• Singlish – MIND BLOWING. I overheard some girls chatting while I was in line at a store, and it was crazy how I KNEW they were speaking in English, but somehow I could only understand about 1/3 of what they were saying.
  • Bali

    Bali was gorgeous. Just gorgeous. Admittedly the part of Bali that I stayed in (Ubud) was a little too touristy for my taste, but on the other hand touristy parts tend to be safer and it was something I knew I was going to have to work with in exchange for my own personal safety while traveling alone. You know when you take photos of something and everything looks so pretty that you can tag it #nofilter? Bali is 100% that kind of place.

    • Banyumala Twin Waterfalls – I originally had a sunrise hike up a mountain scheduled during my trip, but due to weather concerns I canceled it. This meant I had a day open that I didn’t originally have, yay! This also meant that I had to make some last minute plans to fill that day, oops. Luckily I’m a neurotic trip planner and I already had a bunch of stuff mapped out whether I had time to see it all or not, so I had a nice set of alternatives to pick from. I hired a driver and he was willing to drive me out TWO HOURS to see these waterfalls and stop by several other spots along the way back, all for just $40 for the day. If I asked an Uber drive to take me two hours out and back he’d tell me to f*ck off. Last minute planning paid off!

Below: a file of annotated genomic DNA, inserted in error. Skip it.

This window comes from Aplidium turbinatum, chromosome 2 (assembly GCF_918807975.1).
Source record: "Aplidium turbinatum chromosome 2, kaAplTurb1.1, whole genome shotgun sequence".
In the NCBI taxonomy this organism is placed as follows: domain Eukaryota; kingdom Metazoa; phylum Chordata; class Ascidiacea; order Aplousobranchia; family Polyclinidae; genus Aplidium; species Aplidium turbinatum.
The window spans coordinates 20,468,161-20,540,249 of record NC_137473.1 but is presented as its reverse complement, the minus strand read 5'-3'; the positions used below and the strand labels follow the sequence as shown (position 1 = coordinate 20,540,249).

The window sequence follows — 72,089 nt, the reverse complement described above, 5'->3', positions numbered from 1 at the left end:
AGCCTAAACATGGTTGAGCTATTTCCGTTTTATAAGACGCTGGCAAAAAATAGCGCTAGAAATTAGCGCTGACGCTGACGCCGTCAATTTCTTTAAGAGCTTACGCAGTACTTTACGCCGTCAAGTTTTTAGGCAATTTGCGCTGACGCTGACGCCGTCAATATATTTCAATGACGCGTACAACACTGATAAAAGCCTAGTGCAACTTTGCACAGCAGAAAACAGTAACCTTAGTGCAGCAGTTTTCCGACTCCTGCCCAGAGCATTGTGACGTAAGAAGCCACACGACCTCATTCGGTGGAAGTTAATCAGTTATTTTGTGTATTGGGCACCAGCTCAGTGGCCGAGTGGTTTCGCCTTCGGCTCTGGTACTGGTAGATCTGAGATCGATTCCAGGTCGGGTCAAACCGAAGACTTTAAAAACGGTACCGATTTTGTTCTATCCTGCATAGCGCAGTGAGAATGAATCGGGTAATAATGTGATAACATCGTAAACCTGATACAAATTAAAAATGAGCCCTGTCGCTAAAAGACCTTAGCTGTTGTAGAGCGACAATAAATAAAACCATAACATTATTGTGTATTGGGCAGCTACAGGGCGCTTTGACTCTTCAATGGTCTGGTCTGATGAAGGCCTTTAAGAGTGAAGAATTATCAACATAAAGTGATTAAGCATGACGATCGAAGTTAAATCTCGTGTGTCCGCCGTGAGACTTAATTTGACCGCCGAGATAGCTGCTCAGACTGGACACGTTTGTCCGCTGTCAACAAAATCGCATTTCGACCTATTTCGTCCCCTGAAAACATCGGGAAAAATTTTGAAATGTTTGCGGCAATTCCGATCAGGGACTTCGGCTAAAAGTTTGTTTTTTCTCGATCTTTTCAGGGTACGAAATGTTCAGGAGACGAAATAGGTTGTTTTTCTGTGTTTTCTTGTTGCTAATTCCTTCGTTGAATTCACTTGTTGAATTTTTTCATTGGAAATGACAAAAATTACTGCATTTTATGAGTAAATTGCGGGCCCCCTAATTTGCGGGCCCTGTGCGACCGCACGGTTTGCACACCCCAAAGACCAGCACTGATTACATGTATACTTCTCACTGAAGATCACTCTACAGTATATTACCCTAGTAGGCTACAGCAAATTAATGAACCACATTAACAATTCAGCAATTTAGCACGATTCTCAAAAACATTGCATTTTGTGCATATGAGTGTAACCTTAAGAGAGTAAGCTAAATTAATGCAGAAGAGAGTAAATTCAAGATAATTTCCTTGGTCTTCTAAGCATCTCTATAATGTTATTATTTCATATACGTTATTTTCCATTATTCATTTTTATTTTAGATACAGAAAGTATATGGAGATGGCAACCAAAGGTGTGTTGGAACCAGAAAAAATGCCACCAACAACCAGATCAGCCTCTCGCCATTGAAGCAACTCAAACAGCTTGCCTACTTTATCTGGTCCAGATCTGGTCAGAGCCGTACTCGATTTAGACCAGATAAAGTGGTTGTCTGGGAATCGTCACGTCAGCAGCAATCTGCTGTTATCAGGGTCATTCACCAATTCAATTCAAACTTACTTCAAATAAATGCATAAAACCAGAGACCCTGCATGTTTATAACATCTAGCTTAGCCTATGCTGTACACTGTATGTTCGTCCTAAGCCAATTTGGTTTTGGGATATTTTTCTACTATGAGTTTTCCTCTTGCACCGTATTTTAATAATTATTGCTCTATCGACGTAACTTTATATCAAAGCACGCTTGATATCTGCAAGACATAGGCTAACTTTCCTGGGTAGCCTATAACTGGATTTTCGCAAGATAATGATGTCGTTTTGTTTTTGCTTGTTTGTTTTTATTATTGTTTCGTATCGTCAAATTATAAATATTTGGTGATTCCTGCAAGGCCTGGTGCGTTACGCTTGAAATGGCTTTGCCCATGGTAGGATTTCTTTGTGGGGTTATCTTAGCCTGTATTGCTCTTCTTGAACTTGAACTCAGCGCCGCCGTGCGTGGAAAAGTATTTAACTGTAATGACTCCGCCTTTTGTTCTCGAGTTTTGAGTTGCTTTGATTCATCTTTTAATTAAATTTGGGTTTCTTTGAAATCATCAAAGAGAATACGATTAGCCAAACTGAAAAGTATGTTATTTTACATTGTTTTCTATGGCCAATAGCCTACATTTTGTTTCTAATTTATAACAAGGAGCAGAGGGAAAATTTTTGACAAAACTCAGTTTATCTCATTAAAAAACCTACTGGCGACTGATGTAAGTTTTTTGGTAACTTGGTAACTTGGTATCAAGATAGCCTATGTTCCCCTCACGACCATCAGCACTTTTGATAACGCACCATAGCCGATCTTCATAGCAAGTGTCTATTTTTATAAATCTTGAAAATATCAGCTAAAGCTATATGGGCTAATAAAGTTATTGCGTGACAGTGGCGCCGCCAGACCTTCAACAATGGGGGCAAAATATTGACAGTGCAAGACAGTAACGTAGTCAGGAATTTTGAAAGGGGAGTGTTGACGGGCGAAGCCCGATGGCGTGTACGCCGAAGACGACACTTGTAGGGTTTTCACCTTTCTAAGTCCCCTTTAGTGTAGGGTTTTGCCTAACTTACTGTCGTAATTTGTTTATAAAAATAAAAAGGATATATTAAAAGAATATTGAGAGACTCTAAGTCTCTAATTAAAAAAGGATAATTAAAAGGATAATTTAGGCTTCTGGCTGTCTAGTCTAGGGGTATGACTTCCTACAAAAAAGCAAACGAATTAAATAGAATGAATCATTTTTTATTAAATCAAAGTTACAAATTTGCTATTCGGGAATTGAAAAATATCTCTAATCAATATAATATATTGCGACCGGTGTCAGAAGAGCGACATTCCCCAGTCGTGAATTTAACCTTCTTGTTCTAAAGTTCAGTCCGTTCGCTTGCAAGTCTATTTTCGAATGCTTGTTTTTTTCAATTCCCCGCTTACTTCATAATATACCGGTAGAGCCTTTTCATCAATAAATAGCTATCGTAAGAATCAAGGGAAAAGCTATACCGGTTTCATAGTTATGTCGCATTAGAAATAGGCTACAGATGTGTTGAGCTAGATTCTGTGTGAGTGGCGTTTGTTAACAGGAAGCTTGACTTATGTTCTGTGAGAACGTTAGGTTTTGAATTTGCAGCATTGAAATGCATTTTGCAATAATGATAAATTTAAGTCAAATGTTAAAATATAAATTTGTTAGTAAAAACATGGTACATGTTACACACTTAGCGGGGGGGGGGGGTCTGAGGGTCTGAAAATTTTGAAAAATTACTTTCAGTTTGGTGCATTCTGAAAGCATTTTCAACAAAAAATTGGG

• Temples. Temples galore and they’re all so, so pretty!

  • Tirta Empul – temple built on a holy spring. You progress from left to right for cleansing. My driver was able to fill me in on which fountains are off limits so that I didn’t commit a tourist faux pas. Some of the fountains are only supposed to be used for funerals!